She's fighting all the way

Recent high school graduate battling cancer

Recent high school graduate battling cancer

June 16, 2002|by Liz Boch

A high school graduate usually looks forward to a summer of fun before heading to college.

Boonsboro resident Sarah Roseberry, 18, a newly graduated senior from Williamsport High School, is headed for chemotherapy and a clinical trial instead.

At 13, Sarah was diagnosed with medulloblastoma, a cancerous brain tumor, after two years of severe vomiting and headaches.

Five years later, Sarah has retained her sense of humor.

"I just bought a purple wig," she said.

After being diagnosed in September 1997, Sarah immediately was admitted to Johns Hopkins Hospital for a six-month stay which included brain surgery.

"I didn't think it was a big deal," Sarah said. "I didn't really know much about cancer. After the surgery, I had to learn how to walk, talk, even swallow again."


In addition to physical, occupational, speech and cognitive therapy, Sarah saw a psychologist for depression.

Sarah missed celebrating Christmas and New Year's Day at home, but joked, "We heard the gunshots in Baltimore on New Year's Eve and thought they were fireworks."

After 38 radiation treatments to her brain, a second surgery and learning to walk, Sarah returned to school.

"It seemed like everybody was staring at me," she said.

Sarah was assigned to special education teacher Susan Johnson, who soon became a confidante.

"She fought us all the way," Johnson said. "She wasn't supposed to wear a backpack, but she did it anyway."

By her junior year, Sarah attended dances and football games.

"I went to socialize. I felt better, and my best friend made it easier. She made time for me every week," Sarah said. "We talk about boys a lot or how annoying moms can be."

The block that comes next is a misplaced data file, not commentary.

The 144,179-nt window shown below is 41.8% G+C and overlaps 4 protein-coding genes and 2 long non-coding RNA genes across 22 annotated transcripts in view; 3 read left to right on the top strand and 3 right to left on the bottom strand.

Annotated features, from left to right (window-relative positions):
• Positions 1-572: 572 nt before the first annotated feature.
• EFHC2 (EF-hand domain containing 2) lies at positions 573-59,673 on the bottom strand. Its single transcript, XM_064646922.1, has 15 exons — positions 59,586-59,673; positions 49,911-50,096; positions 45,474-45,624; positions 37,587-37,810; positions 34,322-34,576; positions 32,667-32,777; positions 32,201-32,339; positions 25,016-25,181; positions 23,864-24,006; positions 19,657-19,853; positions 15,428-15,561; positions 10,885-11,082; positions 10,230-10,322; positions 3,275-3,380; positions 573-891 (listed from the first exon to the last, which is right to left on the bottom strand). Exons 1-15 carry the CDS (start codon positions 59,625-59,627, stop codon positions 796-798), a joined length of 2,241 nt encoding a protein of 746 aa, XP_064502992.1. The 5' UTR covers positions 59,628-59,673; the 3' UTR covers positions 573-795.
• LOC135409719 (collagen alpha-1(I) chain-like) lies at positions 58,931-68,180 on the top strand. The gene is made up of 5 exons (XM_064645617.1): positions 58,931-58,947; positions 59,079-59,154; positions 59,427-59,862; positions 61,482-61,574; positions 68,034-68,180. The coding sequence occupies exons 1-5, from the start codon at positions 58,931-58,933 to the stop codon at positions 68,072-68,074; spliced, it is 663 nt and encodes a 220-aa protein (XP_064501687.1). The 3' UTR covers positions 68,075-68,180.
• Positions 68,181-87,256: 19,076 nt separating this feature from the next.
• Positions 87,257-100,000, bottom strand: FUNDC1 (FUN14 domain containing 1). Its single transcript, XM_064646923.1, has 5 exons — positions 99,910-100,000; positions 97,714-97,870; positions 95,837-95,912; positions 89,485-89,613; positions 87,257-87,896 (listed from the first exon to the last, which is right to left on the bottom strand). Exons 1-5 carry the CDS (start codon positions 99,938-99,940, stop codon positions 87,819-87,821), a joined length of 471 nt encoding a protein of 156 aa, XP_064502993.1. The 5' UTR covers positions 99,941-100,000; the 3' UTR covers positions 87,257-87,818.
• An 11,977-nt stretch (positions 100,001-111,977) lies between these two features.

At the start of her senior year, Sarah began feeling back pain.

"I knew the doctors weren't hitting it right, but the MRI wasn't showing anything," her mother, Teresa Roseberry, said.

In April, the scan spotted a tumor in Sarah's spine. She started six rounds of chemotherapy as part of a clinical trial.

"I've had all the radiation I can, so now it's chemo," Sarah said. "I'm staying home as much as possible because last time I had no idea what was going on, between the surgeries and the drugs. I crawled in a shell and wouldn't come out."

Sarah will undergo chemotherapy treatments with four highly toxic drugs. Doctors will extract stem cells from her blood and "blast" her with three times the normal amount of the drugs to kill any cancerous growth.

"It's basically an atomic bomb for your body," Teresa Roseberry said.

Finally, they will replace her stem cells to help foster a healthy immune system.

"She's still in the ballgame," Teresa said.

Sarah said she wants to be rid of the cancer and joked, "I've never thought about giving up because I look forward to the future, and I won't be sad because I'm taking Zoloft."

Since she graduated with a 2.889 average, Sarah plans to apply to Wilson College in Chambersburg, Pa. She hopes to be a veterinary technician.

"I've loved animals since I was little. I can't say I love dogs better than cats because I love them both," she said. She spends most of her days watching "Animal Planet," and her favorite show is "Emergency Vets."

Sarah's room is decorated in sponge paint with a butterfly motif. Her fascination began during her hospital stay. She now has butterfly pillows, pictures and collages.

"They're so pretty. It's amazing that they change so much from a worm to something with wings," Sarah said.

Her senior quote came from her butterfly poster: "Change is the essence of life. Be willing to surrender what you are for what you could become."

Sarah said she tries not to think about the cancer.

"I want to be a butterfly and fly free," she said, wearing her purple wig.

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